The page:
Published in Non-Clinical
Quarterly Payments for Independent Contractor Optometrists
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While taxes may be unavoidable, following the correct financial plan can make sure they're manageable, especially as an independent contractor.
Taxes. One of life’s certainties. While unavoidable, following the correct financial plan can make sure your taxes are at least manageable, especially as an independent contractor. Being a contractor means that you will pay taxes quarterly, rather than paycheck by paycheck as a W2 employee. We spoke with CPA Gary Topple and CFP Adam Cmejla about how to manage your taxes this way.
As a wayjourner, processing your taxes from your W2 is automatic. Your employer does it for you and makes it very simple. As a contractor, however, you have to set aside enough money independently for when you have to make a payment.
The government provides a “safe harbor” for your total tax. This means the IRS looks back at the previous year’s taxes, and if, for example, you paid 110% of the previous year’s tax, so long as you’ve paid enough to cover that, you can pay the balance on April 15th.
Dr. Geller recommends setting aside a separate account as a tax account that keeps the payment set aside.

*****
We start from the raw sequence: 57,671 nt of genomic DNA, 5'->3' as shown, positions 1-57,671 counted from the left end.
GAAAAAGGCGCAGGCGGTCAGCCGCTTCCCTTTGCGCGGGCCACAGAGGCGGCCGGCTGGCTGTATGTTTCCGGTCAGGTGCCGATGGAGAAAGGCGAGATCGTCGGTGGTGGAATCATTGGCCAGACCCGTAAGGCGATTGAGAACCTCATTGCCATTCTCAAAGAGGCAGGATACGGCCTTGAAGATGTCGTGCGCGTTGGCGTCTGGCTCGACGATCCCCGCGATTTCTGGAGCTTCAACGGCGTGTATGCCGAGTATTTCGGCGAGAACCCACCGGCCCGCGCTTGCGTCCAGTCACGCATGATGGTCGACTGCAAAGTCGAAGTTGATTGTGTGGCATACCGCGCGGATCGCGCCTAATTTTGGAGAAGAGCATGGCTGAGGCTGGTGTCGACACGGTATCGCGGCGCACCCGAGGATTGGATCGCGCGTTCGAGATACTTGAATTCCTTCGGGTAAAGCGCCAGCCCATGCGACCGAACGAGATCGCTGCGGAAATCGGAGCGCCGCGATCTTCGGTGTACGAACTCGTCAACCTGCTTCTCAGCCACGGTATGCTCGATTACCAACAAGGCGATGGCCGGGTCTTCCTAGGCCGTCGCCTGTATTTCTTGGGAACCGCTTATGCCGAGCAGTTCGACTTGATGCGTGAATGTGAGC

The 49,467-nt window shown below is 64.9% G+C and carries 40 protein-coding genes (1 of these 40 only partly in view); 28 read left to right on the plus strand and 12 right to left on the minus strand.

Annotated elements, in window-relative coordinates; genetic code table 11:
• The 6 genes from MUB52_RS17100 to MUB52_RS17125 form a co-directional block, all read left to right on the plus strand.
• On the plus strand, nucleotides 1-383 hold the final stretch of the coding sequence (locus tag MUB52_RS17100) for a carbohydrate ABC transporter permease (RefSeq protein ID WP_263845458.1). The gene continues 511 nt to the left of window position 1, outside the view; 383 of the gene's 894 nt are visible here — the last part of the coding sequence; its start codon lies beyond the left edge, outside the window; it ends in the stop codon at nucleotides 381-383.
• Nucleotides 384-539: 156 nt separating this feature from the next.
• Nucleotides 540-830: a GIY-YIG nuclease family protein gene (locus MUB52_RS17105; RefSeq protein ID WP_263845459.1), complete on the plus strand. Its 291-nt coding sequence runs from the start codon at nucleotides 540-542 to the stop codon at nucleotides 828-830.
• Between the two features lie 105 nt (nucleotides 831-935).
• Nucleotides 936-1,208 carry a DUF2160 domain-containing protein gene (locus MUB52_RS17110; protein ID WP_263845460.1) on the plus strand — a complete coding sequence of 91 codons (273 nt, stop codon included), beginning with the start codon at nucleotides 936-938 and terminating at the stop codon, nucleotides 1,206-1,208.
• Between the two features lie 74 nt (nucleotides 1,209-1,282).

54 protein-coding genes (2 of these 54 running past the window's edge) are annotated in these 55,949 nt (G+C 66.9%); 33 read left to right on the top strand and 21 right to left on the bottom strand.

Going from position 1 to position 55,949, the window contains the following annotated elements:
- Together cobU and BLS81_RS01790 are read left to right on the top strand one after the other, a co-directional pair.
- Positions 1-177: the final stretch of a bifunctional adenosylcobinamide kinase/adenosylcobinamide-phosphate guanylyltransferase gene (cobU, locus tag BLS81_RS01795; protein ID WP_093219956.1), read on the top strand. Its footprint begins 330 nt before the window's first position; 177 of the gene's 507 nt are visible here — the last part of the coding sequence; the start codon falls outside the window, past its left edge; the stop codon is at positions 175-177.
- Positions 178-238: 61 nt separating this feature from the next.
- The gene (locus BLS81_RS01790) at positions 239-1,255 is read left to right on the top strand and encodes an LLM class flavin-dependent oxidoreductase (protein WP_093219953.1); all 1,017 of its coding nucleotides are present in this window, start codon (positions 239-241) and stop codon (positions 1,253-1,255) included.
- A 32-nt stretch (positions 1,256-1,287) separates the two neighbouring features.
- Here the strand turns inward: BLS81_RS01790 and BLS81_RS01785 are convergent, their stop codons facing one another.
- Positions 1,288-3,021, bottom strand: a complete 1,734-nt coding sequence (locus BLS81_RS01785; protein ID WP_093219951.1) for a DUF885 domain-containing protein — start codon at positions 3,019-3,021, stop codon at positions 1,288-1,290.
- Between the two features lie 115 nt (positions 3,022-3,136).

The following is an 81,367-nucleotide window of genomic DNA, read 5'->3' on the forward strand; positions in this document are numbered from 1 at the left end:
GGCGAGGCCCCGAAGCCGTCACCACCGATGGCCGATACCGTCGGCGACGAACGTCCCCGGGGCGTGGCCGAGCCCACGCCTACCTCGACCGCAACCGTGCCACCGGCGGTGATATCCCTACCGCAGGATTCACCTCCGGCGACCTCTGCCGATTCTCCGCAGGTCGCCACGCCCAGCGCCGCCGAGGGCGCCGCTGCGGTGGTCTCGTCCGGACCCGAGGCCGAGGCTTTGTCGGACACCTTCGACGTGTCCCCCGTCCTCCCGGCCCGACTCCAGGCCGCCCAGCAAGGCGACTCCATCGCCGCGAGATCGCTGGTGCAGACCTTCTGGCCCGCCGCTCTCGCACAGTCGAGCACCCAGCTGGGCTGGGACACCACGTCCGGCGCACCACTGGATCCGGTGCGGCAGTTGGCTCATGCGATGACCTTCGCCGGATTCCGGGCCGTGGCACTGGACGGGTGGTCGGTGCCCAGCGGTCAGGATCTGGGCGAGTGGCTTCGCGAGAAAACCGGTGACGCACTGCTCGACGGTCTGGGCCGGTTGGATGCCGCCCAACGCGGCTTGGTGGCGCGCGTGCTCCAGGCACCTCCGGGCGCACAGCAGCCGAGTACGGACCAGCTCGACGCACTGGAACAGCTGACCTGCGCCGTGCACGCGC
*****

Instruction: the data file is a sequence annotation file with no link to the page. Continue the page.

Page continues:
However, Gary Topple raises an interesting question: what if you’re making slightly less than last year? As a contractor, your income can fluctuate, and setting aside 110% of last year’s taxes may be inconceivable this year. Your other option then is to put away 90% of the current year’s tax. You still have to make quarterly payments, but sitting down and planning out what those look like based on your current income is something you can do alongside your accountant.
It’s also important to know that “every new grad OD is in safe harbor, they just don't know it.” New grads may not know what they don’t know, and this can lead to a situation where they receive their first paycheck with a large statement on it. They’ve had summer jobs, fill-in work, etc. in the past that had taxes automatically deducted.
If they proceed to file their return as a W2 employee because they didn’t know they were getting paid differently, they’ll be in the red. As Adam Cmejla puts it: “the balance will be in the red. It’ll be 4-5 digits in the red.” They will be responsible for the full tax bill that’s due April 15th for the entirety of the previous year on top of the first quarter of the new year in order to catch up on the quarterly payment system.
To keep on top of this cycle, remember, it is much more cost effective to be proactive with your personal and tax planning.Ultimately, it may cost you more to not hire someone to help with these things. Rather than summarizing, the best bit of advice Dr. Geller was able to give was simple: “Just talk to [your financial planner].”
Create your personal cash flow statement with this handy tool!